Some of the biggest gains and turning points in our movement have come through the ballot initiative process, when The HSUS and other groups sidestepped state lawmakers unwilling to take action to stop animal cruelty and appealed directly to the people by qualifying and passing animal protection reforms. Since The HSUS threw its weight behind direct democratic action in the states in 1990 – with voter approval of Prop 117 in California to outlaw the trophy hunting of mountain lions – we’ve racked up an incredible win rate on a wide range of issues.
The passage of Prop 2 in California – to ban the extreme confinement of veal calves, breeding sows, and laying hens – helped reshape the debate on farm animal protection in the United States. Our series of three winning anti-cockfighting ballot measures – in Arizona, Missouri, and Oklahoma – stopped plenty of intentional cruelty and set us up to run the table with remaining states where the practice was legal. It also positioned us to enact a comprehensive national ban on cockfighting through our work in Congress. When voters swamped the NRA and overwhelmingly rejected the target shooting of mourning doves and the trophy hunting of wolves, it revealed that certain forms of hunting simply don’t curry favor with the public, even in a Rust Belt state with major traditions of farming and hunting.
With the conventions over, there’s no mistaking that we are in the heart of the political season. The general election looms. Candidate races will have enormous implications for animals, but there are a series of measures on state ballots where animal issues will be decided directly by voters. The HSUS and its affiliates will actively support three measures – in Massachusetts, Montana, and Oregon. Of course, with our progress, there is always an inevitable political backlash, and that’s in evidence in Oklahoma, where lawmakers have referred a draconian measure to the ballot designed to thwart future gains for animals in the state.
Yes on Question 3 in Massachusetts: The central front in the national debate about farm animal confinement for the next four months will be in Massachusetts, where voters will decide this November on Question 3. If we prevail, eggs, pork, and veal sold in the Bay State will have to be produced by cage-free animals. The agribusiness lobby sued to try to keep us off the ballot, but the Massachusetts Supreme Court recently ruled unanimously in our favor, allowing the measure to proceed.
Yes on I-177 in Montana: In late June, grassroots advocates qualified a ballot measure to end commercial and recreational trapping on public lands in Montana to protect people, pets, and wildlife from indiscriminate, hidden, and baited traps. The initiative is based on the principle that Montana’s public lands, and the wildlife on them, are held in the public trust. Steel-jawed leghold traps and other body-gripping traps are indiscriminate, cruel, and dangerous, and make those public lands unsafe for pets and wildlife. They also encourage lopsided, profit-driven use of animals and other public resources.
Yes to stop wildlife trafficking in Oregon: Oregon has joined the global movement to stop illegal wildlife trafficking and the barbaric methods poachers employ to kill elephants, rhinos, and other endangered animals teetering on extinction. More than 400 volunteers from across the state helped collect more than 150,000 signatures to ensure Oregon voters have the opportunity to take a stand this November. Oregon is now poised to join Washington, Hawaii, and California as the last state on the West Coast to shut down local markets for those who seek to profit from this destructive wildlife trade. Washington voters approved a very similar ballot measure last November.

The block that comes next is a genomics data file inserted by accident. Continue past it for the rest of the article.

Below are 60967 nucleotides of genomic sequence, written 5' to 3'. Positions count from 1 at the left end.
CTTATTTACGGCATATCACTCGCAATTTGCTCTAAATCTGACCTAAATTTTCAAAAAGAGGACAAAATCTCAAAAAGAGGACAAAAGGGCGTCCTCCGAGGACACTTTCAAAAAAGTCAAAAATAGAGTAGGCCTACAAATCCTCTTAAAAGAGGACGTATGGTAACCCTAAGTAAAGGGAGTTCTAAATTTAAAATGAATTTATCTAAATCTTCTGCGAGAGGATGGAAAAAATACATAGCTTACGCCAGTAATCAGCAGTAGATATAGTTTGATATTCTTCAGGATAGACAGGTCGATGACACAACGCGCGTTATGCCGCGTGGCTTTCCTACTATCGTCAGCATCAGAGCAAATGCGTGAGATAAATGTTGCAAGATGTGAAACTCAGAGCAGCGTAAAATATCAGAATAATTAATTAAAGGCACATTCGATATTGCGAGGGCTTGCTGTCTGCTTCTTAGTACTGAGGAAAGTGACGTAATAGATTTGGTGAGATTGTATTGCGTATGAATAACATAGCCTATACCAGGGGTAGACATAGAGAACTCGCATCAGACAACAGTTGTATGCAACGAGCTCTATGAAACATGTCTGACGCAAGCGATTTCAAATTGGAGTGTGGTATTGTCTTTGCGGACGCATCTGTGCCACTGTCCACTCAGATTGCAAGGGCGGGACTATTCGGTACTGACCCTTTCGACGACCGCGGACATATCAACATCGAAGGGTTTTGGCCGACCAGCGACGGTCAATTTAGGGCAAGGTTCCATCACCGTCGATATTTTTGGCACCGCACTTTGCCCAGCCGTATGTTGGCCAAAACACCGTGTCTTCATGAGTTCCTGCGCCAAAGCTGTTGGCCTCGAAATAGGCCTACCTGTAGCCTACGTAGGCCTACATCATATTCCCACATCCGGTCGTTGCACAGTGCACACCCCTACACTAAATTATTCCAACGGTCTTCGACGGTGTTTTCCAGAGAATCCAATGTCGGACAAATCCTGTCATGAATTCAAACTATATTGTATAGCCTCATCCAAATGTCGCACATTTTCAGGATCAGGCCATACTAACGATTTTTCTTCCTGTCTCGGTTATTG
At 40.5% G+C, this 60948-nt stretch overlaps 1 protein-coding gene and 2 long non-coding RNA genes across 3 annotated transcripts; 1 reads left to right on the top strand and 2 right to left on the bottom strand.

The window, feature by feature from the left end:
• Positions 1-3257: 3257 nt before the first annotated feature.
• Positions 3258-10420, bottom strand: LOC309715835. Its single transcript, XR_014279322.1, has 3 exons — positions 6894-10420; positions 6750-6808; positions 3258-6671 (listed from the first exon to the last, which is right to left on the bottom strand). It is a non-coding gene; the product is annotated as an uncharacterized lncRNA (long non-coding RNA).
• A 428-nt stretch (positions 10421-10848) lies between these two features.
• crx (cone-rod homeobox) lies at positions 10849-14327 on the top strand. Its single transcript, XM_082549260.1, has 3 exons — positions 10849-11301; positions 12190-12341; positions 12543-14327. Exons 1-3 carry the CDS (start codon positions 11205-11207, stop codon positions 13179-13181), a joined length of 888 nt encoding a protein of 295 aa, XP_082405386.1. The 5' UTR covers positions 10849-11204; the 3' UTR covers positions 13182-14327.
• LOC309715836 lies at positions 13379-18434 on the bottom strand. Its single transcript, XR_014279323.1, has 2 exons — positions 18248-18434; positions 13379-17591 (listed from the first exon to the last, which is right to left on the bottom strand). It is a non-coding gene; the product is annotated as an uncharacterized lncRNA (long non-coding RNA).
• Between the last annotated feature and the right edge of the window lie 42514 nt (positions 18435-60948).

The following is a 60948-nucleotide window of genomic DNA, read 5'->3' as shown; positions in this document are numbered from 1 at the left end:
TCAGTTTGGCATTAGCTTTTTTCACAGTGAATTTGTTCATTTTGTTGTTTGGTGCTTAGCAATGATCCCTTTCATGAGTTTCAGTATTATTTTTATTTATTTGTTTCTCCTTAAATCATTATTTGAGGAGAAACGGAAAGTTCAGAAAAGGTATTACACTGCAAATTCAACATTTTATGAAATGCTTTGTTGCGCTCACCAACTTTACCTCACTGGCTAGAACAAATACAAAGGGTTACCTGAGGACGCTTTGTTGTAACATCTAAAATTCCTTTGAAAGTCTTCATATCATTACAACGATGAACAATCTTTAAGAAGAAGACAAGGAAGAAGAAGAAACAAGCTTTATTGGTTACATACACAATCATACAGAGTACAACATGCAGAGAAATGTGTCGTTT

No on State Question 777 in Oklahoma: This misleading measure — titled “Right to Farm” but more accurately characterized as “Right to Harm” – found its place on the ballot after the Oklahoma Farm Bureau and other agribusiness interests convinced state lawmakers to refer it there. This constitutional amendment would prevent voters and even legislators from making reforms that would benefit food safety animal welfare and the quality of Oklahoma’s land, air, and water. It is so broadly and vaguely written that anyone describing themselves as being involved in agricultural production and technology will be shielded from future oversight or accountability by the state, including puppy mills and cockfighting operations. The Right to Farm initiative is a national interest by industrial factory farming interest to stop our progress on animal protection. This past year we were successful in stopping Right to Farm constitutional measures in both the West Virginia and Nebraska legislatures, and just this week, the Nebraska Farm Bureau said that it would suspend future efforts to amend its constitution to create a “right to farm.”
More than ever, animal protection ideas are ascendant – as evidenced by gains in the corporate and political realms and a growing consciousness about animals and their intelligence — and we are better positioned than ever to prevail in all the domains in which we work. But as with any social reform, intentional, determined action is needed. There is so much at stake with this election, and your votes, your dollars, and your voices will be crucial to achieving the best outcomes.
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